The club’s mission rendered it something of an anomaly. At times the social consciousness of a capitalist enterprise confounded the media, which often dismissed it as a sixties throwback. Bloch responds, “The absurdity of [such criticism] was the idea that social responsibility somehow should be limited to one period of time, that it shouldn’t be an ongoing part of our daily existence. Wetlands was never about trend or fashion, it was about community, the vision of a better world.” In October 2000 when the club, now under Peter Shapiro’s aegis, received such criticism from a New York weekly (Bloch sold him Wetlands in 1996 after securing a guarantee that Shapiro would perpetuate his exacting standards), Wetlands responded in its ad, “We are not interested in what is being sold as ‘trendy’ at any time—especially if being trendy means being too cool to care about the health of the planet…Check your insecurities at the door if a VW bus threatens your precious au courant image.”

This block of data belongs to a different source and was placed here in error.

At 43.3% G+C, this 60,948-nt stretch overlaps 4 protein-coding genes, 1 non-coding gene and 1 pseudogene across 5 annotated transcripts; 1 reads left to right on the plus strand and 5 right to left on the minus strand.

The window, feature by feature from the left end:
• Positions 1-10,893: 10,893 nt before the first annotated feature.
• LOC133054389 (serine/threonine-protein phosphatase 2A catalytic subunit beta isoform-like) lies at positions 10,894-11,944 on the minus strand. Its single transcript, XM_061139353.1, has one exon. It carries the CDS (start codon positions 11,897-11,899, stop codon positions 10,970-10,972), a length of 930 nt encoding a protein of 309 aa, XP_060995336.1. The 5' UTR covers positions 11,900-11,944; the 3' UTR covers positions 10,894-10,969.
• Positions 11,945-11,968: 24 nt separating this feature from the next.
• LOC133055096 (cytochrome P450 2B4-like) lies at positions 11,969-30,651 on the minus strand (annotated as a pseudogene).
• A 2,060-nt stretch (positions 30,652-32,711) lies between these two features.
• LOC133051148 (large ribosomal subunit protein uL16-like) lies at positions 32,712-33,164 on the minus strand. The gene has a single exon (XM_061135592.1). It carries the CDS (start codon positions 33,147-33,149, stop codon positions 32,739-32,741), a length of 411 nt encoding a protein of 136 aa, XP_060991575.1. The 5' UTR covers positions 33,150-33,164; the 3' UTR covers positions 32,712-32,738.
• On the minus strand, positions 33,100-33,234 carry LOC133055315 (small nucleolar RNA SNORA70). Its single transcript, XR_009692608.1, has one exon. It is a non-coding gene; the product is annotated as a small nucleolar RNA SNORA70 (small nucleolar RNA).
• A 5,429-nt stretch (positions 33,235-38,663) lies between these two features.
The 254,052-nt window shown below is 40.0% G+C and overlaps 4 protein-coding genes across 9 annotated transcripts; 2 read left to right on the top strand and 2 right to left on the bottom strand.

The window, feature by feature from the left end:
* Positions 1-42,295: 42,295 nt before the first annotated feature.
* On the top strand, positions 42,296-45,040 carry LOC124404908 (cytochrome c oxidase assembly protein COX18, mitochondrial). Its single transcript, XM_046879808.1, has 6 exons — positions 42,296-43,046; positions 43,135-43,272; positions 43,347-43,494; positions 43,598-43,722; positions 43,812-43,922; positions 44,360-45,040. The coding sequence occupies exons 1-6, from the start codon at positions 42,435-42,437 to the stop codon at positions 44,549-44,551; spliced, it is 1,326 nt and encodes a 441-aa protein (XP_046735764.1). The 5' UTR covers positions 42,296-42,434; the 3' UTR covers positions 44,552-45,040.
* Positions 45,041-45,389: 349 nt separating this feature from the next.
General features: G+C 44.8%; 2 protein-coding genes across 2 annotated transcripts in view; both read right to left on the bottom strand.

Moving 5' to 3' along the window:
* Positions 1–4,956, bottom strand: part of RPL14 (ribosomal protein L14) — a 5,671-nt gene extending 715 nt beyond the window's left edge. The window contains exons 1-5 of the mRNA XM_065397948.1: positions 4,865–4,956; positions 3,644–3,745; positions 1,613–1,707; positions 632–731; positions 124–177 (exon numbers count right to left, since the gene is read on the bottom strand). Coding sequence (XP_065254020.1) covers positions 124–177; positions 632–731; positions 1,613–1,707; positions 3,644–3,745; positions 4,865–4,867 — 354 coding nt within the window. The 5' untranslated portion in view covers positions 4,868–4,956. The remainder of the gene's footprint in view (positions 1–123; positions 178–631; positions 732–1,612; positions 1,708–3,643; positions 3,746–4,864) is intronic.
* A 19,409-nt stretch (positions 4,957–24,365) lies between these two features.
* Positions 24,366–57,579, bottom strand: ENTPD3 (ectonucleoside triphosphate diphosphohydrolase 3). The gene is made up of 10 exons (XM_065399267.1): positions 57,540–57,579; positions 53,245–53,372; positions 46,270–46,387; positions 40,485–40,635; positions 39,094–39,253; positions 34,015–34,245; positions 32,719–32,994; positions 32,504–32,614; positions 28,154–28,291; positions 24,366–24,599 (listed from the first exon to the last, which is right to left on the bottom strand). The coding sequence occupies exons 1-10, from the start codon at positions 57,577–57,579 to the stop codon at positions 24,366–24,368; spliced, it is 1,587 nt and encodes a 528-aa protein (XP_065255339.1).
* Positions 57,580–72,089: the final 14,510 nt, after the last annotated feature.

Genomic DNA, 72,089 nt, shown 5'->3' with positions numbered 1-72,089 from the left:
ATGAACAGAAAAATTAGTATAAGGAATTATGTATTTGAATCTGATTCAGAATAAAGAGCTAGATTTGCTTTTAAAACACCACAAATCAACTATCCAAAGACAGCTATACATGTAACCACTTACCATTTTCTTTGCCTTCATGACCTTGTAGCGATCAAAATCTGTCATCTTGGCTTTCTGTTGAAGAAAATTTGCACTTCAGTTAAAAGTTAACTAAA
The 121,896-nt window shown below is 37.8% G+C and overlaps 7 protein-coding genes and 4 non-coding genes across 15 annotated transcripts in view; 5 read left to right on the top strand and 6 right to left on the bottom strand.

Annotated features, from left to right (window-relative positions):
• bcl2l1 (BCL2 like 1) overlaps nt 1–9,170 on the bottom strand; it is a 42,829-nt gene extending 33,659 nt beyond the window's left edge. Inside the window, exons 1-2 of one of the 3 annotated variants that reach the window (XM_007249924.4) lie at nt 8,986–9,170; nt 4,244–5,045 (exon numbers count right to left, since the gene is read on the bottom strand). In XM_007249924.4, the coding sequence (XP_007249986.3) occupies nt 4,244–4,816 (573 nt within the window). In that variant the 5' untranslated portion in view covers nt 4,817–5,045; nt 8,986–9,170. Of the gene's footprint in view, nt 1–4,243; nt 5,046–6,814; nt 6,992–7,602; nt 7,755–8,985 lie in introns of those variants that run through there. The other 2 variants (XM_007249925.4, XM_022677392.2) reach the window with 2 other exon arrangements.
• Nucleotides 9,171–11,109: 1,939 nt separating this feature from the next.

While the Wetlands Environmental and Social and Activism Center initiated a number of successful campaigns (as reported by its aptly-titled newsletter, Wetlands Works ), for many, the club principally remained a home to extraordinary music. It would be facile to suggest that Wetlands started trends, because it eschewed them. Instead, the club’s owners and talent buyers (from Walter Durkacz on through Chris Zahn and Jake Szufnarowski) built a reputation on their flair for presenting bands who reveled in the opportunity to perform challenging, dynamic music before a rarity in the live-concert scene—audiences who actively listened. There were few near misses, the results were either glorious or gimpy (more often the former). One catalyst was the stream of patrons and performers who traveled into the club’s invigorating host city for late, late nights of music attainable in few other areas due to local curfews. The club became a haven in an essential media market, and a destination in its own right that carried sizable cache (“Invited Back to Wetlands” many press kits proudly puffed).